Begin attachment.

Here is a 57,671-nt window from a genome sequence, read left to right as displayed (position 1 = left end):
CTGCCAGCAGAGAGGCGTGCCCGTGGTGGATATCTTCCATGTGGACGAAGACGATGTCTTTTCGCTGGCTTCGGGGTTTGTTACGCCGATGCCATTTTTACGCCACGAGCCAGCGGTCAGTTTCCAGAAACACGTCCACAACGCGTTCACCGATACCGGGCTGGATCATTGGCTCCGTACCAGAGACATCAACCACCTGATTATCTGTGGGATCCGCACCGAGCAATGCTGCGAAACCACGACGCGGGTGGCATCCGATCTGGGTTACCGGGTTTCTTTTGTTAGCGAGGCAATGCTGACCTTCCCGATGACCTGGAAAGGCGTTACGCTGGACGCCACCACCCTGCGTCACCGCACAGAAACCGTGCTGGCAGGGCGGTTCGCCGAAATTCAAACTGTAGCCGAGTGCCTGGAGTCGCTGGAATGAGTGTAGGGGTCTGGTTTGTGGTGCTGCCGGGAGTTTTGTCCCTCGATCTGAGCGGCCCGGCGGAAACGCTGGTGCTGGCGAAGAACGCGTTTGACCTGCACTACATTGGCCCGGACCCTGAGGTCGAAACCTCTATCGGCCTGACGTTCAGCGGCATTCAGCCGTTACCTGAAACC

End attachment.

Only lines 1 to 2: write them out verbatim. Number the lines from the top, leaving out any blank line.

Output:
Here is a 57,671-nt window from a genome sequence, read left to right as displayed (position 1 = left end):
CTGCCAGCAGAGAGGCGTGCCCGTGGTGGATATCTTCCATGTGGACGAAGACGATGTCTTTTCGCTGGCTTCGGGGTTTGTTACGCCGATGCCATTTTTACGCCACGAGCCAGCGGTCAGTTTCCAGAAACACGTCCACAACGCGTTCACCGATACCGGGCTGGATCATTGGCTCCGTACCAGAGACATCAACCACCTGATTATCTGTGGGATCCGCACCGAGCAATGCTGCGAAACCACGACGCGGGTGGCATCCGATCTGGGTTACCGGGTTTCTTTTGTTAGCGAGGCAATGCTGACCTTCCCGATGACCTGGAAAGGCGTTACGCTGGACGCCACCACCCTGCGTCACCGCACAGAAACCGTGCTGGCAGGGCGGTTCGCCGAAATTCAAACTGTAGCCGAGTGCCTGGAGTCGCTGGAATGAGTGTAGGGGTCTGGTTTGTGGTGCTGCCGGGAGTTTTGTCCCTCGATCTGAGCGGCCCGGCGGAAACGCTGGTGCTGGCGAAGAACGCGTTTGACCTGCACTACATTGGCCCGGACCCTGAGGTCGAAACCTCTATCGGCCTGACGTTCAGCGGCATTCAGCCGTTACCTGAAACC